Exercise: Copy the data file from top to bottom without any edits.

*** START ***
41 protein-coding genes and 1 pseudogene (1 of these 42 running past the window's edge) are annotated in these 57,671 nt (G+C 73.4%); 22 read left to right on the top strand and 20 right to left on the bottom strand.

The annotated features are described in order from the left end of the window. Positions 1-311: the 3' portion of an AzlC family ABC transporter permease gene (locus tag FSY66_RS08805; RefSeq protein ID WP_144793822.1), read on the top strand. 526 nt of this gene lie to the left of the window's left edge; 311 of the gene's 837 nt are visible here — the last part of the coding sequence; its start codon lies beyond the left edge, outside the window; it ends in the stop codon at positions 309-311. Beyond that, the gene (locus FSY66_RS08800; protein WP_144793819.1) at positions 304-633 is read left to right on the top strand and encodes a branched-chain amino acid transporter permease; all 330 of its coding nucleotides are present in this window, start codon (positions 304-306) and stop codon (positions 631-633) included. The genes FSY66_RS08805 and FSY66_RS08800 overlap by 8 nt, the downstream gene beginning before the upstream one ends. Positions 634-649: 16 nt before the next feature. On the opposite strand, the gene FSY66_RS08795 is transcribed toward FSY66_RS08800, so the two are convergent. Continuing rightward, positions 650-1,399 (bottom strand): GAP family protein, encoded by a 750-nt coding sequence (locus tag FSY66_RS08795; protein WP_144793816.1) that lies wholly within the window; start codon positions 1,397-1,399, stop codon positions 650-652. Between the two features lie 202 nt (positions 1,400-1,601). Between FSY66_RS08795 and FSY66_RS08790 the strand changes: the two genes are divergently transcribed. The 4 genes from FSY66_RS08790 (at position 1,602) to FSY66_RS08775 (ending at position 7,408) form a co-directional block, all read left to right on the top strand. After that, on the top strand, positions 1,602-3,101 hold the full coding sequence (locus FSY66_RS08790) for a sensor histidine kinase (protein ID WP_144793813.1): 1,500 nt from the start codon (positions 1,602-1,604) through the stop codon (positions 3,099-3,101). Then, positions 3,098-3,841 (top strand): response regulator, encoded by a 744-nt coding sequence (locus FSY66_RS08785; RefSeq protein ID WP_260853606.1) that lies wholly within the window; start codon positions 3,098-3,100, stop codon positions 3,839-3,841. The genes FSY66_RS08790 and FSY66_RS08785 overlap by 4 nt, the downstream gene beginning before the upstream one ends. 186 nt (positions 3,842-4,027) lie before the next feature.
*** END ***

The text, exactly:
41 protein-coding genes and 1 pseudogene (1 of these 42 running past the window's edge) are annotated in these 57,671 nt (G+C 73.4%); 22 read left to right on the top strand and 20 right to left on the bottom strand.

The annotated features are described in order from the left end of the window. Positions 1-311: the 3' portion of an AzlC family ABC transporter permease gene (locus tag FSY66_RS08805; RefSeq protein ID WP_144793822.1), read on the top strand. 526 nt of this gene lie to the left of the window's left edge; 311 of the gene's 837 nt are visible here — the last part of the coding sequence; its start codon lies beyond the left edge, outside the window; it ends in the stop codon at positions 309-311. Beyond that, the gene (locus FSY66_RS08800; protein WP_144793819.1) at positions 304-633 is read left to right on the top strand and encodes a branched-chain amino acid transporter permease; all 330 of its coding nucleotides are present in this window, start codon (positions 304-306) and stop codon (positions 631-633) included. The genes FSY66_RS08805 and FSY66_RS08800 overlap by 8 nt, the downstream gene beginning before the upstream one ends. Positions 634-649: 16 nt before the next feature. On the opposite strand, the gene FSY66_RS08795 is transcribed toward FSY66_RS08800, so the two are convergent. Continuing rightward, positions 650-1,399 (bottom strand): GAP family protein, encoded by a 750-nt coding sequence (locus tag FSY66_RS08795; protein WP_144793816.1) that lies wholly within the window; start codon positions 1,397-1,399, stop codon positions 650-652. Between the two features lie 202 nt (positions 1,400-1,601). Between FSY66_RS08795 and FSY66_RS08790 the strand changes: the two genes are divergently transcribed. The 4 genes from FSY66_RS08790 (at position 1,602) to FSY66_RS08775 (ending at position 7,408) form a co-directional block, all read left to right on the top strand. After that, on the top strand, positions 1,602-3,101 hold the full coding sequence (locus FSY66_RS08790) for a sensor histidine kinase (protein ID WP_144793813.1): 1,500 nt from the start codon (positions 1,602-1,604) through the stop codon (positions 3,099-3,101). Then, positions 3,098-3,841 (top strand): response regulator, encoded by a 744-nt coding sequence (locus FSY66_RS08785; RefSeq protein ID WP_260853606.1) that lies wholly within the window; start codon positions 3,098-3,100, stop codon positions 3,839-3,841. The genes FSY66_RS08790 and FSY66_RS08785 overlap by 4 nt, the downstream gene beginning before the upstream one ends. 186 nt (positions 3,842-4,027) lie before the next feature.